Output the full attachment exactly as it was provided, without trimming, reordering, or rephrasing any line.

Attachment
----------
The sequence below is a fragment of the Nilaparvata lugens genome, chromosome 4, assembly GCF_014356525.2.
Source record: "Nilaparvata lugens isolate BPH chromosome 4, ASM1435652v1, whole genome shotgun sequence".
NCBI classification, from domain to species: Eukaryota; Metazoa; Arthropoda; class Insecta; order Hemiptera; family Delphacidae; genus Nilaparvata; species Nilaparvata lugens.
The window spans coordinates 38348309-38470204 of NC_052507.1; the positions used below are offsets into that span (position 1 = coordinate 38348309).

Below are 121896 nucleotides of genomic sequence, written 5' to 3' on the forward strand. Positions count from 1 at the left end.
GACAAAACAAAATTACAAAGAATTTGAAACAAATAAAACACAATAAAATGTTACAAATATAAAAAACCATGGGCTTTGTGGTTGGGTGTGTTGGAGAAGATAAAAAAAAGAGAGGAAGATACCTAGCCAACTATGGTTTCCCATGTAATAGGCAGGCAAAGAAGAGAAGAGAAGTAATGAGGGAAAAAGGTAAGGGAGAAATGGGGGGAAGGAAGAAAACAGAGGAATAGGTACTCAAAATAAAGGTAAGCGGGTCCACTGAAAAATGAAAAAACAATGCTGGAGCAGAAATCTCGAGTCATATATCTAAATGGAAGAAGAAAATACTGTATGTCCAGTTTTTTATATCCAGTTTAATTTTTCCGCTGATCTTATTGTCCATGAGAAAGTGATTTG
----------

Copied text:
The sequence below is a fragment of the Nilaparvata lugens genome, chromosome 4, assembly GCF_014356525.2.
Source record: "Nilaparvata lugens isolate BPH chromosome 4, ASM1435652v1, whole genome shotgun sequence".
NCBI classification, from domain to species: Eukaryota; Metazoa; Arthropoda; class Insecta; order Hemiptera; family Delphacidae; genus Nilaparvata; species Nilaparvata lugens.
The window spans coordinates 38348309-38470204 of NC_052507.1; the positions used below are offsets into that span (position 1 = coordinate 38348309).

Below are 121896 nucleotides of genomic sequence, written 5' to 3' on the forward strand. Positions count from 1 at the left end.
GACAAAACAAAATTACAAAGAATTTGAAACAAATAAAACACAATAAAATGTTACAAATATAAAAAACCATGGGCTTTGTGGTTGGGTGTGTTGGAGAAGATAAAAAAAAGAGAGGAAGATACCTAGCCAACTATGGTTTCCCATGTAATAGGCAGGCAAAGAAGAGAAGAGAAGTAATGAGGGAAAAAGGTAAGGGAGAAATGGGGGGAAGGAAGAAAACAGAGGAATAGGTACTCAAAATAAAGGTAAGCGGGTCCACTGAAAAATGAAAAAACAATGCTGGAGCAGAAATCTCGAGTCATATATCTAAATGGAAGAAGAAAATACTGTATGTCCAGTTTTTTATATCCAGTTTAATTTTTCCGCTGATCTTATTGTCCATGAGAAAGTGATTTG